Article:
Britten took the text for this piece from a sprawling, almost chaotic poem by Christopher Smart (1722–1771) called Jubilate Agno. Smart wrote the poem in 1760 while he was incarcerated in an insane asylum for “religious fervor.” It is unclear whether Smart actually displayed signs of madness, or whether his father-in-law and publisher, John Newbery, had him committed over a personal dispute. Either way, Smart’s poetry is rich in religious imagery and wildly imaginative, pairing biblical figures with animals and employing childlike rhymes for the sounds of musical instruments (“For the flute rhimes are tooth youth and the like / For the flute rhimes are suit mute and the like”). Perhaps these days he would be labeled a visionary instead of a madman.
Ignored for centuries, Smart’s poem was only published in 1939. Britten, with the help of librettist Sir Edward Sackville-West, excerpted portions of Smart’s poem to form the text for Rejoice in the Lamb, rearranging and omitting many of the lines to create a more coherent text while maintaining the eccentric nature of the poem. A master at setting the English language, Britten perfectly matches Smart’s idiosyncratic poetry through his juxtaposition of playful rhythms and melodies with more sinister moments of chant-like unison, the poignant moments throwing the comical elements into stark relief.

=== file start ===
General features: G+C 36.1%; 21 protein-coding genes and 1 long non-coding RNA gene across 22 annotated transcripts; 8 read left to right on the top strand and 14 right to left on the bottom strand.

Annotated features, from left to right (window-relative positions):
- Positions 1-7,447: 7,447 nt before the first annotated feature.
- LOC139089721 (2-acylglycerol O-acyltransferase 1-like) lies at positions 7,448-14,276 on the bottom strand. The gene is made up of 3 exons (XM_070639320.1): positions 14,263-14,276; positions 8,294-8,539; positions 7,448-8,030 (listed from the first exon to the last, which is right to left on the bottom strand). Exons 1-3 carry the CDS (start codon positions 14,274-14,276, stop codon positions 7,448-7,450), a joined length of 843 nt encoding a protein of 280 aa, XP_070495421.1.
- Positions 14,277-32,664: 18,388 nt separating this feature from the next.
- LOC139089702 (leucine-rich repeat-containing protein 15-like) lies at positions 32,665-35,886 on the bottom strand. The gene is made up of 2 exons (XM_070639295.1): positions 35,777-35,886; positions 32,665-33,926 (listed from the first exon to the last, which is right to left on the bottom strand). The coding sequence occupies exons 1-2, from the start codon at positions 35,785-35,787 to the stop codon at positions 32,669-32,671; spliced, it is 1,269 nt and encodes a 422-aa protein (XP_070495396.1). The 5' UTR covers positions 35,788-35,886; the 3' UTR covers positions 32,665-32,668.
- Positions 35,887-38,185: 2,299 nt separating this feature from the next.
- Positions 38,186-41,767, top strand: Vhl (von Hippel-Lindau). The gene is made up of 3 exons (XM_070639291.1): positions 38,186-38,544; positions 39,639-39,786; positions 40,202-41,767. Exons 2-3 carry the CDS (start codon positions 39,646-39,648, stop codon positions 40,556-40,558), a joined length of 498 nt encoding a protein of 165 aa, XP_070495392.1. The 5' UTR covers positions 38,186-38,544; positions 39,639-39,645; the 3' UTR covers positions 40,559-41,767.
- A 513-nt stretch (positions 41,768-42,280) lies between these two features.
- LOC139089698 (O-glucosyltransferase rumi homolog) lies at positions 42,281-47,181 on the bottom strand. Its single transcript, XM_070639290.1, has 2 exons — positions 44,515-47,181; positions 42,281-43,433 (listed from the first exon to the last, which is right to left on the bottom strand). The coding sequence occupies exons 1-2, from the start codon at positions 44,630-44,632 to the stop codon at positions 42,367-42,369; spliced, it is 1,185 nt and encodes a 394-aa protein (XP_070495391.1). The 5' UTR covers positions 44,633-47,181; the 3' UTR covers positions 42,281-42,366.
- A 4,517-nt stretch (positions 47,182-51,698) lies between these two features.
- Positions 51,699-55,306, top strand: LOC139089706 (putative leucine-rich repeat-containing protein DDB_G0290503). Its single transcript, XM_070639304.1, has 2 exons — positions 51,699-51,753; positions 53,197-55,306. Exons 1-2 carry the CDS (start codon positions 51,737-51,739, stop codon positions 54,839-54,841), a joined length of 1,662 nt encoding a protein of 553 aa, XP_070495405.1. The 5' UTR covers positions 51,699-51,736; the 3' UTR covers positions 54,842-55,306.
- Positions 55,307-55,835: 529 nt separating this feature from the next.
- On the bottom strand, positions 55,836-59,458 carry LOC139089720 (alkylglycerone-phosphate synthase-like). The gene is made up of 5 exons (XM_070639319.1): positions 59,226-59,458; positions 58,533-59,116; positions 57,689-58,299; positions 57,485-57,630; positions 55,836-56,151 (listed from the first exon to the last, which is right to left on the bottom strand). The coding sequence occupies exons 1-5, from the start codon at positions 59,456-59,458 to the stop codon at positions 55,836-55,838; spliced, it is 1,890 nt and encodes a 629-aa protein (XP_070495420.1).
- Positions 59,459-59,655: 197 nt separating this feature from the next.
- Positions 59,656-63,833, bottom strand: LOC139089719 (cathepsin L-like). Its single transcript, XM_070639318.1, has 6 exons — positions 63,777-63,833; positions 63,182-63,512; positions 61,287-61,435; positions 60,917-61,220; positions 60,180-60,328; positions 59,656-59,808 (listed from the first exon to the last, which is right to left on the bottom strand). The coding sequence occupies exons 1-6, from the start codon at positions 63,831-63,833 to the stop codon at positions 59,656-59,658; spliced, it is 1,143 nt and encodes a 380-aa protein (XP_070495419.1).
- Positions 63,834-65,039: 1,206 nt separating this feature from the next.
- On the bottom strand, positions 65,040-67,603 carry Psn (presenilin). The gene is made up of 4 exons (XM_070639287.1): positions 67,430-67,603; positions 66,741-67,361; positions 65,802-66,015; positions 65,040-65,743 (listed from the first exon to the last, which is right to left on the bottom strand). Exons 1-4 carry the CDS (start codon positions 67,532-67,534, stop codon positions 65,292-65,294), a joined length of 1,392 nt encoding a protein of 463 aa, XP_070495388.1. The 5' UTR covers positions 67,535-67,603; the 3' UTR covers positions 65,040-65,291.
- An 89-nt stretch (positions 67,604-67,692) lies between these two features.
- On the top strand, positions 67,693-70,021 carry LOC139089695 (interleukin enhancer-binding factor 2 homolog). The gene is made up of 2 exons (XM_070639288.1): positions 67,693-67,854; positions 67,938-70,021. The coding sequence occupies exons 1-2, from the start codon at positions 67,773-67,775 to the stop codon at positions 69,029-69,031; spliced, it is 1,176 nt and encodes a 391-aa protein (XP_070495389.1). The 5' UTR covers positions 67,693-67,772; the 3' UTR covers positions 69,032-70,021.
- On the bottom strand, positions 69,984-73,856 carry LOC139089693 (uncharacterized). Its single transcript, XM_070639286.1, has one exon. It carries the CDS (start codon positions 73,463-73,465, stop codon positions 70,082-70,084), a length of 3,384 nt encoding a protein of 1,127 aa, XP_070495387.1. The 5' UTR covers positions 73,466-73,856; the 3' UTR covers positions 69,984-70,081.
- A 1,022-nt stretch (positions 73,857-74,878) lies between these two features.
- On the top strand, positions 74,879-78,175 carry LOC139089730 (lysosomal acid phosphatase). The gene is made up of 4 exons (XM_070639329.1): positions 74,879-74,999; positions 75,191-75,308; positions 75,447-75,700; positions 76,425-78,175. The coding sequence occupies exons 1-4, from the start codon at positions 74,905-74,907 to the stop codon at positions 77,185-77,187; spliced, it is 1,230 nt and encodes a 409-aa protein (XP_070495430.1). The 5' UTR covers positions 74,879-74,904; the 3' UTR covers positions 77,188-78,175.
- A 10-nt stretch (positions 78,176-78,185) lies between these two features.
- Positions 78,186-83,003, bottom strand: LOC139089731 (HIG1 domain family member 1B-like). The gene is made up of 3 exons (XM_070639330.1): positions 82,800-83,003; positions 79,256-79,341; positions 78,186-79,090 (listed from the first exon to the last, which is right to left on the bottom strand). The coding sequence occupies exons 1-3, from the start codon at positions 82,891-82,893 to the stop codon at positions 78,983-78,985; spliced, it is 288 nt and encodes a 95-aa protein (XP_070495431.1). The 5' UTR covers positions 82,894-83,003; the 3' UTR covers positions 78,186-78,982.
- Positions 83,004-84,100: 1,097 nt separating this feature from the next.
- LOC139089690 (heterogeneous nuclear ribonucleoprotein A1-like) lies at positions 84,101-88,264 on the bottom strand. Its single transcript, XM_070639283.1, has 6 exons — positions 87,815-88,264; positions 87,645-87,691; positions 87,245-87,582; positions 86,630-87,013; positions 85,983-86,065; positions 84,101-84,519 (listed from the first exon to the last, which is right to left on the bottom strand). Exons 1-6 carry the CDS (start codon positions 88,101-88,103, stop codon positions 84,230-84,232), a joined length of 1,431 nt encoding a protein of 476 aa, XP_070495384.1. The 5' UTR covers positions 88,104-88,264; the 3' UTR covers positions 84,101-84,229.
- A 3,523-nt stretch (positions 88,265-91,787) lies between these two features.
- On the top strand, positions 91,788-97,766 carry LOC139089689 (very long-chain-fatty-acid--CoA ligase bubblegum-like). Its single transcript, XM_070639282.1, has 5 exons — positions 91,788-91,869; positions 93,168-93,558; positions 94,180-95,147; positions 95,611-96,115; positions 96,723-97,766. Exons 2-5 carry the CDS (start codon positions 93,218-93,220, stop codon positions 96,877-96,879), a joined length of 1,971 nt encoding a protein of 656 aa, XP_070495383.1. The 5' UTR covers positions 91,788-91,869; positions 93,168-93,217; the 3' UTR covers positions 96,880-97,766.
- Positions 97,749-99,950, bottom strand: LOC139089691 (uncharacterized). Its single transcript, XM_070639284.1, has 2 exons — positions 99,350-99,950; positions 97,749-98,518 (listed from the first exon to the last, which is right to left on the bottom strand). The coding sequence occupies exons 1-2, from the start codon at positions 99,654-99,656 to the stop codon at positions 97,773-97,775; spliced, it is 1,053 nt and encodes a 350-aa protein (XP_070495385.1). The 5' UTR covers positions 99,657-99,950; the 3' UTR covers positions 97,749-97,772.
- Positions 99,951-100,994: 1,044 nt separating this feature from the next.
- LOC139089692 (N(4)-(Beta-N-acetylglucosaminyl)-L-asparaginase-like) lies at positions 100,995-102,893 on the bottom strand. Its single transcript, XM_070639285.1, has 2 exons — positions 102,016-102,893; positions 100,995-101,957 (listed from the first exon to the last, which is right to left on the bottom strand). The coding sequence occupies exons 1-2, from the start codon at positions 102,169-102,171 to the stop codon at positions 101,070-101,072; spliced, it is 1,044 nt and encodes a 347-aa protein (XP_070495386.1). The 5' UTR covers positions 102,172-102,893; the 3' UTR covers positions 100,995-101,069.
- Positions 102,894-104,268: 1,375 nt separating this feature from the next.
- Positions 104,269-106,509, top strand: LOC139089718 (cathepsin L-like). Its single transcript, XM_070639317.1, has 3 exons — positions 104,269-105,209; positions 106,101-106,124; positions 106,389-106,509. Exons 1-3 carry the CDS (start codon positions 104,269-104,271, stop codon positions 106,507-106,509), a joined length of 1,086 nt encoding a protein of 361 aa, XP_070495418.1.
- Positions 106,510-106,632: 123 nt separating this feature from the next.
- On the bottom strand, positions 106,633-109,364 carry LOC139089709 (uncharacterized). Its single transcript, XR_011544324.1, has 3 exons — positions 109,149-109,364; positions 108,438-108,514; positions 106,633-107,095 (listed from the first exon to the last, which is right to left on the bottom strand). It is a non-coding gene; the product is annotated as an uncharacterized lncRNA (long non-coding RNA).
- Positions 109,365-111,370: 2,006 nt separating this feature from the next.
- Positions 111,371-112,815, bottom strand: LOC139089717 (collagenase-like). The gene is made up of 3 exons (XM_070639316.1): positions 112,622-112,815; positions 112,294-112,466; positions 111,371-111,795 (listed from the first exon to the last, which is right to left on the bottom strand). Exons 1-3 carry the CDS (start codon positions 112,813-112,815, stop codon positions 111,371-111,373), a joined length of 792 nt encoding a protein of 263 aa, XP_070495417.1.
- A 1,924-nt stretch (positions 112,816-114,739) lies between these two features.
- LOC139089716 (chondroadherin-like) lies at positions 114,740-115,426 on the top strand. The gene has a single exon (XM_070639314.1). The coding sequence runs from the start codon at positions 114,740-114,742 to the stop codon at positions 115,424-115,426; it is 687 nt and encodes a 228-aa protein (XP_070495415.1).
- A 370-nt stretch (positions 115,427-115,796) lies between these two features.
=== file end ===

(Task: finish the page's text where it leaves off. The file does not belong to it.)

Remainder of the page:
One of the more playful moments comes in the treble solo. In it, Smart reflects on his cat, Jeoffry, who is aware that God is his savior and praises him in his own catlike way. In his correspondence with Rev. Hussey, Britten wrote, “I am afraid I have gone ahead, and used a bit about the cat Jeffrey [sic], but I don’t see how it could hurt anyone—he is such a nice cat.” We can sense Britten’s fondness for Jeoffry in this movement. Britten’s sweet vocal line playfully converses with the organ accompaniment, which seems to tease Jeoffry as if it were a bird or a ball of yarn.
Britten continues with another playful solo, this time for alto, depicting a scene that could be out of a Tom & Jerry cartoon, followed by an ethereal tenor solo about how flowers are the poetry of Christ. After another moment of darkness in which Smart compares the accusations of insanity levied against him with Christ’s persecution, the piece wraps up with a joyful litany of musical instruments, concluding with a peaceful, lilting “Halleluiah.”
(Program Note © Katherine Buzard, 2021)